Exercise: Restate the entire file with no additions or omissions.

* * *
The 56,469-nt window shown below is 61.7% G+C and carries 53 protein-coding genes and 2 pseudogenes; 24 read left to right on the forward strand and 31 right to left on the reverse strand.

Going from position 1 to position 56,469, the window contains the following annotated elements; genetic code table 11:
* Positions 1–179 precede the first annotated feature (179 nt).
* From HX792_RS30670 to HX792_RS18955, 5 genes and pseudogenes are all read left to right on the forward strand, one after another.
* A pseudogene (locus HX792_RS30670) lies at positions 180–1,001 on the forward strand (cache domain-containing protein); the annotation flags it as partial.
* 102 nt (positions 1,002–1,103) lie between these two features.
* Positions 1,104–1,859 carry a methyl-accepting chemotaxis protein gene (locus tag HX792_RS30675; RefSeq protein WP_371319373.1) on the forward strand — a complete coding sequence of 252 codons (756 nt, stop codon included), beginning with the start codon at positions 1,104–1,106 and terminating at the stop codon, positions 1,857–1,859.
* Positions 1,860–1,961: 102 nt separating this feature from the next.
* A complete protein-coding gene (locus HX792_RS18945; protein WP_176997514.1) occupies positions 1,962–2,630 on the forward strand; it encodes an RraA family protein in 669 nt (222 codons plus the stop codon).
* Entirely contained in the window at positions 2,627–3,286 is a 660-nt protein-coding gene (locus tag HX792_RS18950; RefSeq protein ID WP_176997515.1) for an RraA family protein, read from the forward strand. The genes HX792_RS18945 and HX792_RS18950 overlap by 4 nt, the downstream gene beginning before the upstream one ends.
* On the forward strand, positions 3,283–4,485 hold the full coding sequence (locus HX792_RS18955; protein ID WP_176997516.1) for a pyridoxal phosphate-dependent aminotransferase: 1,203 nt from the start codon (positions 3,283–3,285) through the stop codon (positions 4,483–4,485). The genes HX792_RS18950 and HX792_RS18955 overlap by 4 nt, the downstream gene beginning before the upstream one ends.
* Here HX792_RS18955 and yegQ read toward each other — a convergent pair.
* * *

The 56,469-nt window shown below is 61.7% G+C and carries 53 protein-coding genes and 2 pseudogenes; 24 read left to right on the forward strand and 31 right to left on the reverse strand.

Going from position 1 to position 56,469, the window contains the following annotated elements; genetic code table 11:
* Positions 1–179 precede the first annotated feature (179 nt).
* From HX792_RS30670 to HX792_RS18955, 5 genes and pseudogenes are all read left to right on the forward strand, one after another.
* A pseudogene (locus HX792_RS30670) lies at positions 180–1,001 on the forward strand (cache domain-containing protein); the annotation flags it as partial.
* 102 nt (positions 1,002–1,103) lie between these two features.
* Positions 1,104–1,859 carry a methyl-accepting chemotaxis protein gene (locus tag HX792_RS30675; RefSeq protein WP_371319373.1) on the forward strand — a complete coding sequence of 252 codons (756 nt, stop codon included), beginning with the start codon at positions 1,104–1,106 and terminating at the stop codon, positions 1,857–1,859.
* Positions 1,860–1,961: 102 nt separating this feature from the next.
* A complete protein-coding gene (locus HX792_RS18945; protein WP_176997514.1) occupies positions 1,962–2,630 on the forward strand; it encodes an RraA family protein in 669 nt (222 codons plus the stop codon).
* Entirely contained in the window at positions 2,627–3,286 is a 660-nt protein-coding gene (locus tag HX792_RS18950; RefSeq protein ID WP_176997515.1) for an RraA family protein, read from the forward strand. The genes HX792_RS18945 and HX792_RS18950 overlap by 4 nt, the downstream gene beginning before the upstream one ends.
* On the forward strand, positions 3,283–4,485 hold the full coding sequence (locus HX792_RS18955; protein ID WP_176997516.1) for a pyridoxal phosphate-dependent aminotransferase: 1,203 nt from the start codon (positions 3,283–3,285) through the stop codon (positions 4,483–4,485). The genes HX792_RS18950 and HX792_RS18955 overlap by 4 nt, the downstream gene beginning before the upstream one ends.
* Here HX792_RS18955 and yegQ read toward each other — a convergent pair.